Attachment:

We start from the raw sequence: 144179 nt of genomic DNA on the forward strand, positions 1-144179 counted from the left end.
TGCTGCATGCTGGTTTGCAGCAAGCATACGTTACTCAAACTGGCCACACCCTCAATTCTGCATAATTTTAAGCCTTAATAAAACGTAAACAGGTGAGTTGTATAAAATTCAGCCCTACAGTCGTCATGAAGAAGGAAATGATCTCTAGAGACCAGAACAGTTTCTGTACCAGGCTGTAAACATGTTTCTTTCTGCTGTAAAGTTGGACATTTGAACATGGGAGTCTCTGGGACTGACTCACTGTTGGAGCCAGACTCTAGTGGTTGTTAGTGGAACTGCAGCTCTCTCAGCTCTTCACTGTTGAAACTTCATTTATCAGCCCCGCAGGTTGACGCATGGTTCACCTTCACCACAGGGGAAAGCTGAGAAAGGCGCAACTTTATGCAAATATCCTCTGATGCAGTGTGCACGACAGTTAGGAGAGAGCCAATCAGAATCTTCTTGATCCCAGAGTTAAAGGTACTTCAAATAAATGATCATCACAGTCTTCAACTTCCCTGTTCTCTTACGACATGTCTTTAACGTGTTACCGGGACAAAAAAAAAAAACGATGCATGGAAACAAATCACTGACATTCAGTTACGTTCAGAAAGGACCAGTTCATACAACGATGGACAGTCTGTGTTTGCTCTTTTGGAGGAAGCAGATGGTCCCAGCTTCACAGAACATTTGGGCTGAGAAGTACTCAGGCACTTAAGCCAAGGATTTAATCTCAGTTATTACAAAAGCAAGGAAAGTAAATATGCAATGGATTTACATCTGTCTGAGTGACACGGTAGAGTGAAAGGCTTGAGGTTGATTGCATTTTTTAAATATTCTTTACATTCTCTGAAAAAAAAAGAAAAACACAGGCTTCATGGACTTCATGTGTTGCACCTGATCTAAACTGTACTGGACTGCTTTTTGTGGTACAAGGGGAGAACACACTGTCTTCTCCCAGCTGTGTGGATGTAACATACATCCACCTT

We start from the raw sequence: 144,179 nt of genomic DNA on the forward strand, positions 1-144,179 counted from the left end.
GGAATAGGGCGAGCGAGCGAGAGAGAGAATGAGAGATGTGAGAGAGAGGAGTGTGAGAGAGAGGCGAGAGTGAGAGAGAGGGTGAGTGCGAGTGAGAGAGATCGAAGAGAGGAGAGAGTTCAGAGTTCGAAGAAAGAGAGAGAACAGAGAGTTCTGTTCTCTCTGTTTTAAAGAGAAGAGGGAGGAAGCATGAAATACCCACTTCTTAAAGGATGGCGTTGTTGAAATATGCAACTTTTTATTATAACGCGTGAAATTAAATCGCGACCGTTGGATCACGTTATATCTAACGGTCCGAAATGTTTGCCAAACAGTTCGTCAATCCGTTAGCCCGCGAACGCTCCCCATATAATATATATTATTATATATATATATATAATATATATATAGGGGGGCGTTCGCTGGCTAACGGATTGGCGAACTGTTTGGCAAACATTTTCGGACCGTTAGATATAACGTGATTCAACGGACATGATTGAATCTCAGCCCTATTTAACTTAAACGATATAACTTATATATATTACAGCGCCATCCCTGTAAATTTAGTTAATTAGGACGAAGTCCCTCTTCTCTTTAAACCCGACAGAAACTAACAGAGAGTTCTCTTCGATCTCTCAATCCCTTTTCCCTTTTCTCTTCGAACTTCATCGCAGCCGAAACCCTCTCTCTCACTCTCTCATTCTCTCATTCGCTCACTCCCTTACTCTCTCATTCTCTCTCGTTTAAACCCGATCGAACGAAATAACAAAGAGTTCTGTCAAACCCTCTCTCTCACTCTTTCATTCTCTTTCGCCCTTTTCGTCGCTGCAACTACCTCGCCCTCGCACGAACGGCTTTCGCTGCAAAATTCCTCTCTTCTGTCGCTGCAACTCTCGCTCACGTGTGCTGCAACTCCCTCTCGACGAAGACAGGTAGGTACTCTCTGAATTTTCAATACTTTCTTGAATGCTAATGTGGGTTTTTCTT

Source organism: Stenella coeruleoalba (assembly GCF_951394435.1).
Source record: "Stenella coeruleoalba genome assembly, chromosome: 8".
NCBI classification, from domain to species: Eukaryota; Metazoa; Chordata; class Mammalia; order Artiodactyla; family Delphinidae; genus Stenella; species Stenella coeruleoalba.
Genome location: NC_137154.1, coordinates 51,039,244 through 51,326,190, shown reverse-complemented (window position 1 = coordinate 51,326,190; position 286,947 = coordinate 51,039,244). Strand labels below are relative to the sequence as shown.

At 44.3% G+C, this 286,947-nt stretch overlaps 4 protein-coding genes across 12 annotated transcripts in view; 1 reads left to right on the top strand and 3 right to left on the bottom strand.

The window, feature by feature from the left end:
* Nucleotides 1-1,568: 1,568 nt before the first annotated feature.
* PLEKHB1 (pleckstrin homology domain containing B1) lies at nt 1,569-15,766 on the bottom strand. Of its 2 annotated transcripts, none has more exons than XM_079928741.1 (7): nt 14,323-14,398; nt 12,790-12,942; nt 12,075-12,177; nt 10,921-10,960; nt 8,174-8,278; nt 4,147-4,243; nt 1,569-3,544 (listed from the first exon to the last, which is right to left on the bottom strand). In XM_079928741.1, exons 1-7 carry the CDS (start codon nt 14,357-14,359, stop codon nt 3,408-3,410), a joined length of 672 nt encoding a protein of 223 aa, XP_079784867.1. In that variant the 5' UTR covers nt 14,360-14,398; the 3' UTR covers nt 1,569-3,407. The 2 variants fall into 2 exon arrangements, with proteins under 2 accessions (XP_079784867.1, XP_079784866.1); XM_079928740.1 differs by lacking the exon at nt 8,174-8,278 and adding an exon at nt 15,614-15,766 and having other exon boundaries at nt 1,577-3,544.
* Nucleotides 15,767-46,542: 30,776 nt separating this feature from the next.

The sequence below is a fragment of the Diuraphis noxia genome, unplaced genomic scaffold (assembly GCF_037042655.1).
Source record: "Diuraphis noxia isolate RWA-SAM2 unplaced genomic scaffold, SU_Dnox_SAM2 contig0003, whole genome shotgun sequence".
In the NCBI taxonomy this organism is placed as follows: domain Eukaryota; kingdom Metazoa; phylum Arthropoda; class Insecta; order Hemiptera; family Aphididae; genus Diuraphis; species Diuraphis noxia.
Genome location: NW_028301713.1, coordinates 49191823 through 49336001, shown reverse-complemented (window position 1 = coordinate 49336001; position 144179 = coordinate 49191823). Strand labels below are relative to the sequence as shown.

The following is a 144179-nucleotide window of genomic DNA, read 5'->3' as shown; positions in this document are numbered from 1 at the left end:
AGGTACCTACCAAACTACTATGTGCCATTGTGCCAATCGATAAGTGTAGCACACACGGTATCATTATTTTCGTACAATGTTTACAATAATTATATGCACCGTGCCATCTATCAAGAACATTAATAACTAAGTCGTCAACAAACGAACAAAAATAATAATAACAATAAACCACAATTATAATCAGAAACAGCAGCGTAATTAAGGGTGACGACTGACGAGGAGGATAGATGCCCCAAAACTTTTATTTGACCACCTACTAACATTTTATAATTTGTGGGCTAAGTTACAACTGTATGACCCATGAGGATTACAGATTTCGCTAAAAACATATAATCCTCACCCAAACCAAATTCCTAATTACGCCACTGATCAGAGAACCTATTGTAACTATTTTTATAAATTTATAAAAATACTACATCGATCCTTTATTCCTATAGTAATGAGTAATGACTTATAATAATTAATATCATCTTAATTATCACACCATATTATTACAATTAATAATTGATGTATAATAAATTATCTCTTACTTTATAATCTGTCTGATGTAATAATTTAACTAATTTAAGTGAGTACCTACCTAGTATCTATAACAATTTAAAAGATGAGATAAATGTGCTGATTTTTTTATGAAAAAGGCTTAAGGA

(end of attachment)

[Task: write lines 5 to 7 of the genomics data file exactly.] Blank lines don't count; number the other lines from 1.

Source organism: Stenella coeruleoalba (assembly GCF_951394435.1).
Source record: "Stenella coeruleoalba genome assembly, chromosome: 8".
NCBI classification, from domain to species: Eukaryota; Metazoa; Chordata; class Mammalia; order Artiodactyla; family Delphinidae; genus Stenella; species Stenella coeruleoalba.